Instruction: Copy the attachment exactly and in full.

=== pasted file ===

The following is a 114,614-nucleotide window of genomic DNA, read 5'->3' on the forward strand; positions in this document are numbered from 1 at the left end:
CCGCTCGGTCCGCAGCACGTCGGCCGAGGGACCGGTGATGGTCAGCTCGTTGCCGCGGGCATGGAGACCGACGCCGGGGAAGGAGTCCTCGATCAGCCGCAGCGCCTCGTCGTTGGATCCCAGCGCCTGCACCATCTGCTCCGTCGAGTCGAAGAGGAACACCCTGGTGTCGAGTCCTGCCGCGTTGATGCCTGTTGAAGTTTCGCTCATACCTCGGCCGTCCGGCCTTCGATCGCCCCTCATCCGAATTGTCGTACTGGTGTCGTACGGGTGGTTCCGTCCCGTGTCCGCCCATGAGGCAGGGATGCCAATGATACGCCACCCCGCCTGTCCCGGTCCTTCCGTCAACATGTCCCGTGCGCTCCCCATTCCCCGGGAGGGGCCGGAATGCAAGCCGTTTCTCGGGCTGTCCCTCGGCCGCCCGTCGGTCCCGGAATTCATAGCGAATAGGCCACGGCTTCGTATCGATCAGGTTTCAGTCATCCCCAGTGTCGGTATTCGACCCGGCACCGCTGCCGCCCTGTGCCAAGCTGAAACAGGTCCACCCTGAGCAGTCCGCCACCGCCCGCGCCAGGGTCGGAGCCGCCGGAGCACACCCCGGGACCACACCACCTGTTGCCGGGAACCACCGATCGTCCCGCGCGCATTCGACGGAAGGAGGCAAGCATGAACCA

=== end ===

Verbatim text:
The following is a 114,614-nucleotide window of genomic DNA, read 5'->3' on the forward strand; positions in this document are numbered from 1 at the left end:
CCGCTCGGTCCGCAGCACGTCGGCCGAGGGACCGGTGATGGTCAGCTCGTTGCCGCGGGCATGGAGACCGACGCCGGGGAAGGAGTCCTCGATCAGCCGCAGCGCCTCGTCGTTGGATCCCAGCGCCTGCACCATCTGCTCCGTCGAGTCGAAGAGGAACACCCTGGTGTCGAGTCCTGCCGCGTTGATGCCTGTTGAAGTTTCGCTCATACCTCGGCCGTCCGGCCTTCGATCGCCCCTCATCCGAATTGTCGTACTGGTGTCGTACGGGTGGTTCCGTCCCGTGTCCGCCCATGAGGCAGGGATGCCAATGATACGCCACCCCGCCTGTCCCGGTCCTTCCGTCAACATGTCCCGTGCGCTCCCCATTCCCCGGGAGGGGCCGGAATGCAAGCCGTTTCTCGGGCTGTCCCTCGGCCGCCCGTCGGTCCCGGAATTCATAGCGAATAGGCCACGGCTTCGTATCGATCAGGTTTCAGTCATCCCCAGTGTCGGTATTCGACCCGGCACCGCTGCCGCCCTGTGCCAAGCTGAAACAGGTCCACCCTGAGCAGTCCGCCACCGCCCGCGCCAGGGTCGGAGCCGCCGGAGCACACCCCGGGACCACACCACCTGTTGCCGGGAACCACCGATCGTCCCGCGCGCATTCGACGGAAGGAGGCAAGCATGAACCA